September PublishingWhat role do smaller, independent publishing houses play amongst the big players of the industry?

You can’t have growth without seed beds. Every industry has break-aways and start ups and we are often better at developing new talent.  

Do you find you have more freedom of choice with SP in regards to the types of authors and books that you can focus on and gear towards publishing?

Yes, which is lovely, but sometimes I could do with a really good challenging, creative discussion that forces me to look harder at things!

What balance does SP have between the culture of the written word vs the business of the written word?

Like a lot of publishers (as opposed to editors) I am essentially a greedy, fast reader. I studied English Literature but I wasn’t very interested by critical theory. It’s always been the immersion I’m after – which has always made me a quite un-snobbish reader and writer. I was always a bit shocked by colleagues who felt they could get away with disdain towards commercial publishing.

Publishing is a business. Business is partly about managing the different strands and different consumers of what you produce. Managing is about valuing different people for different reasons. I recognise those who have passion, purity and cultural value for what they produce, and working with them is wonderful. For me publishing is about the people, and reading is about the lives I get to live vicariously

What role does social media play for SP and its authors in terms of marketing and the relationship between readers and authors? Pros/Cons..

Some of our authors use it extensively as a message board and community room  i.e. Mark Thomas. We try to support our authors own activities and extend the reach of their followers/fans. Others of our authors do not use it at all—and these are often more literary authors—get recommended just as much within viral reading communities i.e. Anthony Loyd.

September PublishingThree of your authors have written memoirs and Christopher Nicholson’s Among the Summer Snows is set to come out in 2017. Is this ability to be self-reflective a quality you look for in your writers?

It’s less about self-reflection than September’s focus on building a list of narratives that expand your world. This includes quite a lot of memoir—from gold and diamond miners to war correspondents to poets—but also illustrated books with unusual perspectives on cities and popular subjects.

Not to encourage tunnel vision here, but what does a SP book look like? i.e. how would you define a vision for the books you’re looking for?

See above…!

What would you like to see more of in your Submissions inbox?

Artists, designers, illustrators. And voices that differ from the writing personalities in mainstream media – either in age, race or politics.

And finally, what would be your top tips for authors who are looking for a publisher?

Read lots. Be clear about the purpose of your book. Write succinct letters of enquiry, and submit with a one page overview and a single sample chapter.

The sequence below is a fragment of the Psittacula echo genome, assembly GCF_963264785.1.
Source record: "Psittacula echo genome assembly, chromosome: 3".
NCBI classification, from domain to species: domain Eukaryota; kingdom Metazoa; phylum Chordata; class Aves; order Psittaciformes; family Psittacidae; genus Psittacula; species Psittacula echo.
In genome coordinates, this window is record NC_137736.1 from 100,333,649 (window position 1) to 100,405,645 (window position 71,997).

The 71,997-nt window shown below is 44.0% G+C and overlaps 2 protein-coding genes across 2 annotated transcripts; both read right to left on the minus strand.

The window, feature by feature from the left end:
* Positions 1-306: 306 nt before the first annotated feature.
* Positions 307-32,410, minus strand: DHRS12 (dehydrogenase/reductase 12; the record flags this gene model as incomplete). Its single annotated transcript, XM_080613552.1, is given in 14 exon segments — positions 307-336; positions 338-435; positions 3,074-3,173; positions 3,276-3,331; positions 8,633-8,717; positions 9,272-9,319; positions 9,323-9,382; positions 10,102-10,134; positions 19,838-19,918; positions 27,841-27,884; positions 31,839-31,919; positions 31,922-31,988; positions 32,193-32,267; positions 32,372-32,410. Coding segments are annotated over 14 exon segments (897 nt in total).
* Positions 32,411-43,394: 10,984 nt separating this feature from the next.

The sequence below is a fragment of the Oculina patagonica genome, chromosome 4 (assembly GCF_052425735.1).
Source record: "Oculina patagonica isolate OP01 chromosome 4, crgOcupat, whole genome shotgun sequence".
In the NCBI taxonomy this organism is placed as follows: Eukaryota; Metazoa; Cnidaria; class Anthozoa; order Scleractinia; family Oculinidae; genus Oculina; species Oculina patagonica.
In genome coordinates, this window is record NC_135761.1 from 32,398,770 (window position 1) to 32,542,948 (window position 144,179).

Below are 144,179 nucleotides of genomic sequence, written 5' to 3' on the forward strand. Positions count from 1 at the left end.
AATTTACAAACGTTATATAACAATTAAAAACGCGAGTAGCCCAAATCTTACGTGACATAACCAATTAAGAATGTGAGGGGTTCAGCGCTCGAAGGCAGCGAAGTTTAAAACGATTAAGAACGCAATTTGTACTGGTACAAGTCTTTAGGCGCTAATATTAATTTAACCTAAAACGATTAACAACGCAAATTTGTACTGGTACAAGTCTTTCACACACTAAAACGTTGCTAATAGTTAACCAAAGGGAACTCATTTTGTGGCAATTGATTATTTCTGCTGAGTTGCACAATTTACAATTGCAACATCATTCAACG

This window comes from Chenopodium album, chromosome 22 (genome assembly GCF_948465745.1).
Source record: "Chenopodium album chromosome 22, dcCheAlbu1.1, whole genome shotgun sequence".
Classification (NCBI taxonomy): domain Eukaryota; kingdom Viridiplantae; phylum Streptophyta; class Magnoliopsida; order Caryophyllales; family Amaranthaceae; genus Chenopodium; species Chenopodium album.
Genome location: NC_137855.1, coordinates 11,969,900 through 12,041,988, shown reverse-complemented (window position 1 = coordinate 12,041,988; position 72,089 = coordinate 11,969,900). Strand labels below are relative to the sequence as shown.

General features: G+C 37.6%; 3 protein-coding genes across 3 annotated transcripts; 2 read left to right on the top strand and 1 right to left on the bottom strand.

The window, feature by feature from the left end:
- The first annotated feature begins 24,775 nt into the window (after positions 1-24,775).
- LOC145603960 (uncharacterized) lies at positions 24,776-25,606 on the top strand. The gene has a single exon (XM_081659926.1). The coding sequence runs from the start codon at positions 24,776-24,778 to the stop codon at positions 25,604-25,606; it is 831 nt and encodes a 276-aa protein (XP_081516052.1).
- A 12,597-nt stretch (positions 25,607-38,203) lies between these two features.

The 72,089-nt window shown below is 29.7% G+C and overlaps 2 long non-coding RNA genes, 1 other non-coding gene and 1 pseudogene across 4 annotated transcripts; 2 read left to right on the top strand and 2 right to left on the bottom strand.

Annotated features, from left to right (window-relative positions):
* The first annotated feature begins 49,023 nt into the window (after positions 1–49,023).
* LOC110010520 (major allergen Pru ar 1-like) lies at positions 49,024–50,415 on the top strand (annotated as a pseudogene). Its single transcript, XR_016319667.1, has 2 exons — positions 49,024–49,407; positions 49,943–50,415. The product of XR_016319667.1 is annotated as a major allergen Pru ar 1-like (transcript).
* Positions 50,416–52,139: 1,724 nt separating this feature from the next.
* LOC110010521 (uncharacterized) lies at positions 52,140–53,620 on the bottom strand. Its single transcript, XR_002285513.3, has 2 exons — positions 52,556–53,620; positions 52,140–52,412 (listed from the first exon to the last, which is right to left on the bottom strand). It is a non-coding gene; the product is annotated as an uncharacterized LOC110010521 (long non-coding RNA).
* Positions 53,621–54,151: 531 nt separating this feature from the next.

Farewell David Rain (1961-2015)

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A tribute to David Rain, from Kristen Harrison at The Curved House

Last week the world said goodbye to a wonderful writer and I said goodbye to a wonderful client.

David Rain, who passed away on December 15, was a writer and creative writing lecturer who also wrote under the pseudonyms Tom Arden and Peter Keith Nash. David grew up in Mount Gambier, a small town in South Australia before moving to Belfast to teach English Literature in the early 1990s. He then moved to Brighton and eventually settled in London where he lived for almost 20 years.

David’s last published volume was a collection of poetry called First Look that felt so very familiar to me. This collection evokes much of the duality of being an Australian abroad. Perhaps it’s the distance, or the uniqueness of the landscape, but no matter how far you go from Australia, Australia never leaves you. It is a place that burrows deep into your soul. For some of us, that depth can be suffocating and those who leave often end up occupying a confusing space between belonging and longing – wondering all the time if it would be a good idea to go back.

in the heat of the sun david rain
volcano street by david rain
The Harlequins Dance from David Rain's Orokon series

David was able to shape this duplicity into words and stories and to use it as a force in his writing. It is there in front of us in First Look, and it is there in his novel Volcano Street, a story in which two sisters try to escape a small-town Australian life they have been thrown in to.

For me, I will always be grateful that David wrote about things so familiar and that I found these words on the other side of the world, where I needed them most. And I will always remember the gentle, genuine and hardworking writer who quietly made his mark.

On behalf of the team here, we send our love and condolences to David’s partner Antony, and to his friends and family.

Kristen Harrison
22 December 2015

David Rain's "Christopher" for Visual Verse

David Rain’s “Christopher” for Visual Verse

coralie bickford smith the fox and the star waterstones book of the year

Coralie Bickford-Smith wins the Waterstones Book of the Year

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Last month we featured a glorious illustration from Coralie Bickford-Smith’s The Fox and the Star on Visual Verse and over the course of the month we published over 100 submissions from writers responding directly to this image. That is a record for Visual Verse and it highlights the important of images for the written word, both in terms of prompting writers and in terms of depicting something we cannot say with anything other than visual language.